What U.S. Economic Recovery? Five Destructive Myths

You have to do something different these days. Investing/trading like the “old” days? Not wise.

Time magazine makes one case.

14 thoughts on “What U.S. Economic Recovery? Five Destructive Myths

  1. In this over-regulated, suffocating business environment called America this writer has the nerve to say that things would be “worse” without government involvement? Is he nuts?

    By regulating everything from car exhaust to bank lending criteria to steel imports to noise levels on TV commercials, America has driven up the price of every good and service in the country and priced themselves out of the global economy of 5.5 billion potential customers outside of America. This allowed foreign companies to get a toe-hold by easily making cheaper goods than those made in the US.

    Meanwhile, in their government-coddled indistries, Americans bought into the idea that they should get $50,000/year, a new plasma TV, a $million home, and 3 weeks vacation for pushing a button in a factory. The same guy in China gets $1500/year, not because he’s cheap labor, but because the American is grossly overpaid for the economic value of his contribution. There IS no over- and underpaid in economics…the value is the value…just like in investing, the price is the price, no matter how much you think it should be something else. That’s why Trend Following works.

    Now, because America is like the Pillsbury doughboy — fat, bloated, and giggly-stupid — they are being eaten for lunch by the lean and mean countries of the world who became lean and mean using the forces of pure capitalism.

    And America can thank its huge sense of entitlement and the fact that over 50% of its citizens now pay no income tax. These people don’t feel the pain of $100 trillion government programs. It’s not the rich getting away with not paying their tiny percentage share that’s the problem, as this bonehead in the article says; the rich are a blip on the radar. It’s that the majority no longer pays at all…meaning they have no skin in the game and want more and more, no matter the costs.

    Here’s some math: Even if taxes were raised to 80% on every person and corporation in America with no effect on business (this, of course is fantasy…with corporate taxes at 35%, companies are already leaving America in droves ), America still could not pay its debts at current valuations. America’s only choice is debt default via the printing press…ergo, the commodity boom will continue after this correction. Again, America has no choice because the majority of its citizens are unable to survive further job losses and stresses that would be caused by drastic government spending reductions. America doesn’t have the stomach for it.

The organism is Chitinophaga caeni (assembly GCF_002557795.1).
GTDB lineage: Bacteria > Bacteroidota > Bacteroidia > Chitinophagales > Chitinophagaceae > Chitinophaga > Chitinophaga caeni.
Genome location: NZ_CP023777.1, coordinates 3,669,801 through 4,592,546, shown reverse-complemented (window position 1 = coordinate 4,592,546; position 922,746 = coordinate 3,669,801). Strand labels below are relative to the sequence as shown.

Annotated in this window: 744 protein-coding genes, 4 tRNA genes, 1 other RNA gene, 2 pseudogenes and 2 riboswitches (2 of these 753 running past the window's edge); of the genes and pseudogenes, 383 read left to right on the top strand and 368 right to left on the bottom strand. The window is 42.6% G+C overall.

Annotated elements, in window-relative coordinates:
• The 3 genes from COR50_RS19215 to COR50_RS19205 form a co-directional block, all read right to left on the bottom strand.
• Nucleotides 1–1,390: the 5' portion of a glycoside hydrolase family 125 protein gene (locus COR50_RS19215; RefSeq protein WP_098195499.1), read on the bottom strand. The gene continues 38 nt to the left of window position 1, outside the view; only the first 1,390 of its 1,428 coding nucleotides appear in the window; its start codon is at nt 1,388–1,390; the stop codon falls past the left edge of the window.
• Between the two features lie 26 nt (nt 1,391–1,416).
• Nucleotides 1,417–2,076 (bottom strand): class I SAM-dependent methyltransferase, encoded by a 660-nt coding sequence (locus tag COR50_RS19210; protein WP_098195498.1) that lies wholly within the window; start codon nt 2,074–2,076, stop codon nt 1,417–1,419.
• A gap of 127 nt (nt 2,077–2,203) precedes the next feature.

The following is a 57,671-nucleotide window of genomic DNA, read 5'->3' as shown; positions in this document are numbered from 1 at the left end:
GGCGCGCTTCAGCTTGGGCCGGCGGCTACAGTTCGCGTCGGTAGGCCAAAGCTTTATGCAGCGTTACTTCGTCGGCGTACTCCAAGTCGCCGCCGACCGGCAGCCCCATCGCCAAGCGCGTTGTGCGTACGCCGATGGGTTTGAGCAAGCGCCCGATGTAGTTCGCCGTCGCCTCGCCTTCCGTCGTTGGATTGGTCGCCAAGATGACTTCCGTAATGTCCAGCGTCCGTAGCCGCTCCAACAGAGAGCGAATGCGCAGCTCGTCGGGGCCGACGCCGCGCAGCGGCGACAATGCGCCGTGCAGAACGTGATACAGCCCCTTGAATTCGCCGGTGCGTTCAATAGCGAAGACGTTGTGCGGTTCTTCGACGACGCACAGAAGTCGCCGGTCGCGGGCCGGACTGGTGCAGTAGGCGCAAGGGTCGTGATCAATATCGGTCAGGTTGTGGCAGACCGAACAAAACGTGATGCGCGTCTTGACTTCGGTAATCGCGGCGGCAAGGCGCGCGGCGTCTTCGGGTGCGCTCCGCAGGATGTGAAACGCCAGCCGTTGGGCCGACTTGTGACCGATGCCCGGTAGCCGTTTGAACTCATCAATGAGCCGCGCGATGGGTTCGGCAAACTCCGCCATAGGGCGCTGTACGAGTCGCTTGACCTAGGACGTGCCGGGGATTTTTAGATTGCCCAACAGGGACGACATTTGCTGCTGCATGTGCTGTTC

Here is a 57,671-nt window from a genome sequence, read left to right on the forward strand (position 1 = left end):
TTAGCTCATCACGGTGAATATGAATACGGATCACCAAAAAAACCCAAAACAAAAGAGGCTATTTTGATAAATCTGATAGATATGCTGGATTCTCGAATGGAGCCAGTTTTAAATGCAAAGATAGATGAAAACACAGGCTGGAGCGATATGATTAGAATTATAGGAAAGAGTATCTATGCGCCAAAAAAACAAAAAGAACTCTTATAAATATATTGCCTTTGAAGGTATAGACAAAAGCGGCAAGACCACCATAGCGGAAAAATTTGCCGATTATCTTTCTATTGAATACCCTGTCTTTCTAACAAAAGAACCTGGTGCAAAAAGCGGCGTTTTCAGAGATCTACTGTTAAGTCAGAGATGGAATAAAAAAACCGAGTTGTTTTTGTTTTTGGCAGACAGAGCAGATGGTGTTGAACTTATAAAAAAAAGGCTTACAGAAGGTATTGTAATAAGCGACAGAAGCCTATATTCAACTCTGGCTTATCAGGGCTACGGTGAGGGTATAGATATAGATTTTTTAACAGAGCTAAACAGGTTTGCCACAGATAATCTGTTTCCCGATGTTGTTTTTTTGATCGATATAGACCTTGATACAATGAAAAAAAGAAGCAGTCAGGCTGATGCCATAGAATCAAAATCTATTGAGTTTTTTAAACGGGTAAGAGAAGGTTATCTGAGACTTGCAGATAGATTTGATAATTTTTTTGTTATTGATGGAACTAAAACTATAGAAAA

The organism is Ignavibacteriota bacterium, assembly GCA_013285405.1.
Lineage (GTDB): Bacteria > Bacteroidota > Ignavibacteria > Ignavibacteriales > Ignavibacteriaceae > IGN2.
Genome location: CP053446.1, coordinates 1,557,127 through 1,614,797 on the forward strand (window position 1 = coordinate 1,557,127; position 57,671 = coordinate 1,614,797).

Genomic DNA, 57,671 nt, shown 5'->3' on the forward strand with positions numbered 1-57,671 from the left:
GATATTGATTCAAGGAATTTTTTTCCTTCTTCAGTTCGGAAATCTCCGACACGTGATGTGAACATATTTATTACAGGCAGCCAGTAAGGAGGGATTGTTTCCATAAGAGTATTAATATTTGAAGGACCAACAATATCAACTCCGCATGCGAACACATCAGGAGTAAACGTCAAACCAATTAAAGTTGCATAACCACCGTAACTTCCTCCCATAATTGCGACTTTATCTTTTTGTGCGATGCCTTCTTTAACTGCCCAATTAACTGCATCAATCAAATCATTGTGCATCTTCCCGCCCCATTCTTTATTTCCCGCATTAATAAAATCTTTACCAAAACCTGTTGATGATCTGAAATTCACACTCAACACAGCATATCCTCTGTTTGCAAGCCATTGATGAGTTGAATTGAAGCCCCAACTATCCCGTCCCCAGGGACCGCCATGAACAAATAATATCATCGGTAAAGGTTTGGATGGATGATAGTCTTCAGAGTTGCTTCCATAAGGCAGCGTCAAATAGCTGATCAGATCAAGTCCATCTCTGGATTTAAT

America is bankrupt!!…”Bankrupt”: Assets – liabilities = negative number with no way to make the number positive. That describes America.

    Trust me, Anthony Wiener’s not the only “Dick” in Washington.

  2. Some people have a faith in government “help” that I just don’t understand.

    A great example of a regulator not understanding what he’s regulating is the CFTC expanding their empire into retail FX. They recently doubled the margin requirement to “help” keep traders “safe”. But look at an example of the effect (in round numbers).

    A typical FX dealer wants 5000 to open a regular account. It took about 1000 to margin 1 lot before the regulation change. Now it takes 2000 per lot. This means that the customer with 5000 can only do 2 lots instead of 5. The CFTC regarded this as keeping traders “safe” because it would limit them to smaller positions and keep their trading more conservative. But, that assumes that the trader is only trading 1 currency pair and is trying to leverage the biggest position possible. It also prevent the trader from taking 5 positions in 5 different pairs. This is called “diversification” and is regarded by many as a conservative strategy. So, we have regulators who don’t understand diversification and don’t understand that margin is not inherently dangerous; it is a tool which can be used in a more or less dangerous manner, but it’s just a tool.

  3. @ Trader Ken

    Thanks for the link, but I’ll stand by my reference to “Pure Capitalism” in China, India, and the rest of Asia. Capitalism accounts for dishonesty. You mean to tell me that John Paulson, the “billion dollar man,” and Fidelity can’t do proper due diligence in China to find out if they’re being taken for a ride?

    If they’re THAT stupid, they deserve every loss coming their way. i.e. no bailout.. That’s capitalism.

    I have done over $100 million worth of business with China and never lost a nickel (yes, they tried to dupe me), whereas a lot of larger companies, like Royal Bank of Canada, for example, have lost loads of money ($25 million on one deal alone) because of fraudulent paper work. Why is that?